Forums are one of the best ways to access genuine customer insight about a particular market or product category. There are literally millions of forums online dedicated to the most esoteric of subjects, and 99% of them are free and easy to join. Once you’re a member, it’s entirely up to you whether you’d just like to scan threads related to your idea, or if you’re feeling brave you can decide to engage with the users. Keep in mind the (occasionally strict) etiquette of forum behavior and you’ll be surprised to find out how receptive most users are to sharing their opinions on a particular topic.
Arranging Online Interviews
While conducting market research online has made it easier and cheaper than ever, sometimes you have to bite the bullet and be prepared to spend a little bit of money, and more importantly, put in some extra effort. Conducting one-on-one customer interviews can be daunting for some people, but with VoIP platforms like Skype and Google Hangouts it’s no longer necessary to be face-to-face to get some really deep customer insights.
A simple way to secure interviews is to offer some kind of prize or reward for the customer’s time. If you visit an online community like Reddit, you can even offer respondents ‘Reddit Gold’ in return for a 10–15 minute interview. You’ll often find that the people you interview are happy to share their time for free, and you’ll learn more in 15 minutes of an open-ended conversation than you would in 10 hours of trawling the net.
To manage your interviews and collect responses, Google Drive is hard to beat, as you can create spreadsheets of completed and upcoming interviews as well as upload and share any recordings that you’ve made—all for free.
The final tip in this collection is to use Meetup.com to track upcoming events around a particular topic. If you browse the website you’ll find hundreds of meetups based around a variety of different topics, and most of them range from free to $10 to attend. At these meetups you’ll find people with a passion for a particular area that are generally happy to share their thoughts, experiences and ideas around your proposed product or service. It’s also great practice for networking, something you’ll need to do a lot more of if the market research you’ve conducted turns out to be positive!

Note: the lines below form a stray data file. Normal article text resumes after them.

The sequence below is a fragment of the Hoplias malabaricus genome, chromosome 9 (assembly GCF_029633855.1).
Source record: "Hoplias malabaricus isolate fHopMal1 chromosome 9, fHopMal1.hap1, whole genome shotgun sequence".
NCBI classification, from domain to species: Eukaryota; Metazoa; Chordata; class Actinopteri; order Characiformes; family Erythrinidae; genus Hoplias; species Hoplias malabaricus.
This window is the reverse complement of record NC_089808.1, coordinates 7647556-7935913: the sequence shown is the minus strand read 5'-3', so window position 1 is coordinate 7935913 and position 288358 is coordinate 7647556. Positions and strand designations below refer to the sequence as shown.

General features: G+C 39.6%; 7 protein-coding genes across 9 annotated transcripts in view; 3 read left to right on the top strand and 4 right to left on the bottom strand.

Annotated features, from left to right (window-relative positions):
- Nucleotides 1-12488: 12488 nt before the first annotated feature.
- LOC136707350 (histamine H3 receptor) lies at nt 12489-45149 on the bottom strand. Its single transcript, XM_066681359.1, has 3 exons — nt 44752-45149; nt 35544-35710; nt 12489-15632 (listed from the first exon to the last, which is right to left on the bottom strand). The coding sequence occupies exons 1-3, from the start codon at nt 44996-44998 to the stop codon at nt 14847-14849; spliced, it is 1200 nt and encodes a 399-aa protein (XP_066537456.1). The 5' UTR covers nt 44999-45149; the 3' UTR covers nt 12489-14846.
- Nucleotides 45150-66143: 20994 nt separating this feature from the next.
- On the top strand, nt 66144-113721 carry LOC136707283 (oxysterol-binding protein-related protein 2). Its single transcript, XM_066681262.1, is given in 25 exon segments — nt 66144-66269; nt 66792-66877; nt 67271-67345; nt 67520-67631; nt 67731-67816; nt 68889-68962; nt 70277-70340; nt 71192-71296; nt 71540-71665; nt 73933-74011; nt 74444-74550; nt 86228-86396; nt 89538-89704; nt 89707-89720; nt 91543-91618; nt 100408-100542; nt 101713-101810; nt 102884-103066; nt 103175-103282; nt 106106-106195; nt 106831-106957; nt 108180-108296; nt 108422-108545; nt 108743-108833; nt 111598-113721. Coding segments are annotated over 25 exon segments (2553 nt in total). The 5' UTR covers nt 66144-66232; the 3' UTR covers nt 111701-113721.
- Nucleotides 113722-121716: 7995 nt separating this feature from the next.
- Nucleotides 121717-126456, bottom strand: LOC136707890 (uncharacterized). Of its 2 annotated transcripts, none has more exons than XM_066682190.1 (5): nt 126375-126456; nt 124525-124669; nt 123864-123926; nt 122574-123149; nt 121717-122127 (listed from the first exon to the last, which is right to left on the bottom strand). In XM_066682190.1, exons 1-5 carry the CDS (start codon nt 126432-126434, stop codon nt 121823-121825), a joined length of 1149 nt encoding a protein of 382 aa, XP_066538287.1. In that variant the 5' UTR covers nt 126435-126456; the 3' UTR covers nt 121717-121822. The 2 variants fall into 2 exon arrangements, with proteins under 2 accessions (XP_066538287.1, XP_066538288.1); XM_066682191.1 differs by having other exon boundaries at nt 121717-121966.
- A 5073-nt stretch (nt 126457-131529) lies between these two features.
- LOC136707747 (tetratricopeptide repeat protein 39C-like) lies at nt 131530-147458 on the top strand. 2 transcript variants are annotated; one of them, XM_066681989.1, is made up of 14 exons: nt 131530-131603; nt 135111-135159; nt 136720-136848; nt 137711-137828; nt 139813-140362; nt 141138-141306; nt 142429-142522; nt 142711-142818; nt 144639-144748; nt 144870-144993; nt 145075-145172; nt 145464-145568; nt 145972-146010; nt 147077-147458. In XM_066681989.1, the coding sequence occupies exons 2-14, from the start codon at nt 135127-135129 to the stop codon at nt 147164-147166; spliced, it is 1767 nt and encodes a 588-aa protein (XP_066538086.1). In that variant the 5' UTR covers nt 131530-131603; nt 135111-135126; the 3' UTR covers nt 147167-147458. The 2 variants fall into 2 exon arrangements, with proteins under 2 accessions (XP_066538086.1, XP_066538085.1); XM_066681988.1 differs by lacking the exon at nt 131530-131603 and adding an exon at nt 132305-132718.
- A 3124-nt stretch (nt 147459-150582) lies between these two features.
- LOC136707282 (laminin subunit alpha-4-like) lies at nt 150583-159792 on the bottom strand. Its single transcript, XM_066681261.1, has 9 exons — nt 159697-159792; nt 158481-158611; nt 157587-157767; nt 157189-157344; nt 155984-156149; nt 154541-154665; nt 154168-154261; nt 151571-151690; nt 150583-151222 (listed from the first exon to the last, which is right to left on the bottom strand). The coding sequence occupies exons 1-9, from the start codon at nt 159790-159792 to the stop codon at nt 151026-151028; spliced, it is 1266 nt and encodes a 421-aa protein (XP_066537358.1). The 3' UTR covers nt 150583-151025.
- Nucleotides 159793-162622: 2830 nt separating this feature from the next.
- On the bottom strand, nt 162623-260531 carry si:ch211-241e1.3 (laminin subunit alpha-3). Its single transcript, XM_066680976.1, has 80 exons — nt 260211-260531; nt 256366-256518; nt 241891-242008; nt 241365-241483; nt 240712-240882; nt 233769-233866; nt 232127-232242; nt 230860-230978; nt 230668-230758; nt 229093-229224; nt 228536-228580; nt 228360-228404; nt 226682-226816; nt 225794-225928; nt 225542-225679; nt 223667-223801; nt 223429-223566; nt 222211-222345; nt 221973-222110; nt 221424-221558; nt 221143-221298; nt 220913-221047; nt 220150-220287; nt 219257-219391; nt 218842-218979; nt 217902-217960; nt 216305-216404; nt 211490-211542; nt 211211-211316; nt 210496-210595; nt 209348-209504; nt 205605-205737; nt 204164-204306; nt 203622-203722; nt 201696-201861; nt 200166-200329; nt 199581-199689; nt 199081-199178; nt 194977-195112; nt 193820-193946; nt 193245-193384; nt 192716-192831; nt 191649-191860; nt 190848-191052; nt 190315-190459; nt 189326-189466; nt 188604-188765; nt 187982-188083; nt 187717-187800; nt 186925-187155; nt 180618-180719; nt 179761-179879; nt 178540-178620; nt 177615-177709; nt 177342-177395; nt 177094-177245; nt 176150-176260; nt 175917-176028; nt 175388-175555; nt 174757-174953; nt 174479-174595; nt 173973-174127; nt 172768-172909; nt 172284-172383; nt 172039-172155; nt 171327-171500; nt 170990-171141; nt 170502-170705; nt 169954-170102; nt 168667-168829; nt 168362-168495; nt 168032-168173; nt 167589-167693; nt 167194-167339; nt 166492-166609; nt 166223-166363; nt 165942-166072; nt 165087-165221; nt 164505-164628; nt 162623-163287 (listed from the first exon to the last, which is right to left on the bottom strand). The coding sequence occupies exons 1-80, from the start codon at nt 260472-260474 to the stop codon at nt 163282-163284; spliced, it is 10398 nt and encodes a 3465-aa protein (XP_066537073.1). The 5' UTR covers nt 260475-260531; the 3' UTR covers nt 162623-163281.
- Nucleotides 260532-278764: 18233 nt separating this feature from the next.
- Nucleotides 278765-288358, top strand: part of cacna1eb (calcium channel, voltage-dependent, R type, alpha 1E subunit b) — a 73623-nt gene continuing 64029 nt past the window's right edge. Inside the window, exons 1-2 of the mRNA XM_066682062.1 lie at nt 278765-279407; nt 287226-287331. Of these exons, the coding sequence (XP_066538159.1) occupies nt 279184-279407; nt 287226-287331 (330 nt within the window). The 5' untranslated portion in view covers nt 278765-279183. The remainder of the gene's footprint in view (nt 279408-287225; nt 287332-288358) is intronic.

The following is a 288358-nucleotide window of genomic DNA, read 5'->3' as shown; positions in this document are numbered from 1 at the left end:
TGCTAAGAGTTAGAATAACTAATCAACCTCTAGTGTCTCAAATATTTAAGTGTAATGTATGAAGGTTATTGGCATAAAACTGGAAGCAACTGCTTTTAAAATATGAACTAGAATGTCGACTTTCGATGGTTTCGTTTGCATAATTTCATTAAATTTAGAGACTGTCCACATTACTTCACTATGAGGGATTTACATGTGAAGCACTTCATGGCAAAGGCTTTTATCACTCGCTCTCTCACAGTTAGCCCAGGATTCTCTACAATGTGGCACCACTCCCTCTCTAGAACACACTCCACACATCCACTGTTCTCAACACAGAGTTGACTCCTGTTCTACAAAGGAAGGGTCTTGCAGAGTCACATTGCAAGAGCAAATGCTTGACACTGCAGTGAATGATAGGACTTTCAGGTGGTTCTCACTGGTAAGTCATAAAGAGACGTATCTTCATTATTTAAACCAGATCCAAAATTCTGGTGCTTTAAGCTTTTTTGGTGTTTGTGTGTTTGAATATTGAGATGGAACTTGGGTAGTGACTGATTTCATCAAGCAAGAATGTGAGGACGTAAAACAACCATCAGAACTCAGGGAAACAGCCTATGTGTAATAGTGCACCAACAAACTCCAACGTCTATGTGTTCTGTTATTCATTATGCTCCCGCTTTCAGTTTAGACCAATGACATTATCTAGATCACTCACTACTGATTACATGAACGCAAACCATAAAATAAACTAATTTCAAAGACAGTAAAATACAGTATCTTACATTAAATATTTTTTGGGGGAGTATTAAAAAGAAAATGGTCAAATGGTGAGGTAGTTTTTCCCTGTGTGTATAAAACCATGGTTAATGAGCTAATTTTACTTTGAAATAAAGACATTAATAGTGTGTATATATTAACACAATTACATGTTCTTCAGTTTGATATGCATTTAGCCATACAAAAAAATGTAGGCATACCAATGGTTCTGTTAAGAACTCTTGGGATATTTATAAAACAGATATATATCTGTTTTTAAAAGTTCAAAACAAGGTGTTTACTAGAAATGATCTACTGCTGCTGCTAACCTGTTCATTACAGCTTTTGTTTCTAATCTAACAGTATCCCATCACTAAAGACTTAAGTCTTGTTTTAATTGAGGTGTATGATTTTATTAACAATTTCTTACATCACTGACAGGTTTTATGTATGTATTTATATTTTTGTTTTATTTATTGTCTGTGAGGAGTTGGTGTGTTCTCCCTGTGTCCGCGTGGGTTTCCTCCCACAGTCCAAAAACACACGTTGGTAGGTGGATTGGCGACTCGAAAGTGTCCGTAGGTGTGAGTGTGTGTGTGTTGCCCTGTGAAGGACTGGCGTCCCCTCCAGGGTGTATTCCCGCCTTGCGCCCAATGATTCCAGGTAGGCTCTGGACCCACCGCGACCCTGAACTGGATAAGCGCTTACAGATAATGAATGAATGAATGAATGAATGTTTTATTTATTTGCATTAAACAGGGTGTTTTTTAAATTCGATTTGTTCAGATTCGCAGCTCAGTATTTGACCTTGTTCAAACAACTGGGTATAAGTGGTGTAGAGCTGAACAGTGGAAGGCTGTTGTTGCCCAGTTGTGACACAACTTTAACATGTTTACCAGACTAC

Don’t be deterred if the responses from any of these tools aren’t positive. Maybe you’ll use Facebook Ad Manager and find out that you’re market is too small. Maybe you’ll trawl Twitter and find that there are 10 companies in the market that are successfully doing what you’d like to do. The key point here is to save yourself the pain and effort that goes into pursuing a business idea that doesn’t have a foundation of thorough market research underneath it. Take what you’ve learnt, apply it to your next attempt and eventually the market will yell out exactly what they need.
This article was originally published by Killer Startups
Jacob E. Dawson works with Delivery Hero, the online food delivery website and is an entrepreneur and inbound-marketing consultant with a passion for creating value! Follow Jacob on twitter @jacobedawson or at Google+.
Published: October 17, 2013